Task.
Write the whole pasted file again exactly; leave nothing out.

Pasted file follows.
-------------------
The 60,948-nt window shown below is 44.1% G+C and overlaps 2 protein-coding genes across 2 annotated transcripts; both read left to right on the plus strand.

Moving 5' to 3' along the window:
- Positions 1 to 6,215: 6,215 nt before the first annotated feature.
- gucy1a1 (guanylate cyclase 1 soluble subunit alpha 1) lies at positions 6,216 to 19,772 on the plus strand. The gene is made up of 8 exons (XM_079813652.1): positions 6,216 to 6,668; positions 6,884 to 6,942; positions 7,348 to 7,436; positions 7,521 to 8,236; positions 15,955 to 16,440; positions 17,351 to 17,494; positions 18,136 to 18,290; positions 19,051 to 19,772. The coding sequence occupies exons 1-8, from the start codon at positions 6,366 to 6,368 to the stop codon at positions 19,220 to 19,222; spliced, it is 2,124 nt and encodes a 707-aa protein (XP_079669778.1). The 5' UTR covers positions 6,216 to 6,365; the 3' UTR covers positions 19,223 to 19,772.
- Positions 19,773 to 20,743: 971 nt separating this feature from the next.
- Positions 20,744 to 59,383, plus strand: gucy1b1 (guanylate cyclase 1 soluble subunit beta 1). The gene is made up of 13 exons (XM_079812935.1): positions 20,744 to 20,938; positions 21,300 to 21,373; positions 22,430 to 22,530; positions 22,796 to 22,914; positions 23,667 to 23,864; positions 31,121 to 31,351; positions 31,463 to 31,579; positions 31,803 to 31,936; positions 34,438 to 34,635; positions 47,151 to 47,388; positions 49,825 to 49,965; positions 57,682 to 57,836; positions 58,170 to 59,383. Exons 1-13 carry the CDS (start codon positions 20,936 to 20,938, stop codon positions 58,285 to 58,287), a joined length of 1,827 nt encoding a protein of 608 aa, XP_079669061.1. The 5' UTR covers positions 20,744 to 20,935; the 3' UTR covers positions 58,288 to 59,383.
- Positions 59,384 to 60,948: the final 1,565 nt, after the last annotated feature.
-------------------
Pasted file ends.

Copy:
The 60,948-nt window shown below is 44.1% G+C and overlaps 2 protein-coding genes across 2 annotated transcripts; both read left to right on the plus strand.

Moving 5' to 3' along the window:
- Positions 1 to 6,215: 6,215 nt before the first annotated feature.
- gucy1a1 (guanylate cyclase 1 soluble subunit alpha 1) lies at positions 6,216 to 19,772 on the plus strand. The gene is made up of 8 exons (XM_079813652.1): positions 6,216 to 6,668; positions 6,884 to 6,942; positions 7,348 to 7,436; positions 7,521 to 8,236; positions 15,955 to 16,440; positions 17,351 to 17,494; positions 18,136 to 18,290; positions 19,051 to 19,772. The coding sequence occupies exons 1-8, from the start codon at positions 6,366 to 6,368 to the stop codon at positions 19,220 to 19,222; spliced, it is 2,124 nt and encodes a 707-aa protein (XP_079669778.1). The 5' UTR covers positions 6,216 to 6,365; the 3' UTR covers positions 19,223 to 19,772.
- Positions 19,773 to 20,743: 971 nt separating this feature from the next.
- Positions 20,744 to 59,383, plus strand: gucy1b1 (guanylate cyclase 1 soluble subunit beta 1). The gene is made up of 13 exons (XM_079812935.1): positions 20,744 to 20,938; positions 21,300 to 21,373; positions 22,430 to 22,530; positions 22,796 to 22,914; positions 23,667 to 23,864; positions 31,121 to 31,351; positions 31,463 to 31,579; positions 31,803 to 31,936; positions 34,438 to 34,635; positions 47,151 to 47,388; positions 49,825 to 49,965; positions 57,682 to 57,836; positions 58,170 to 59,383. Exons 1-13 carry the CDS (start codon positions 20,936 to 20,938, stop codon positions 58,285 to 58,287), a joined length of 1,827 nt encoding a protein of 608 aa, XP_079669061.1. The 5' UTR covers positions 20,744 to 20,935; the 3' UTR covers positions 58,288 to 59,383.
- Positions 59,384 to 60,948: the final 1,565 nt, after the last annotated feature.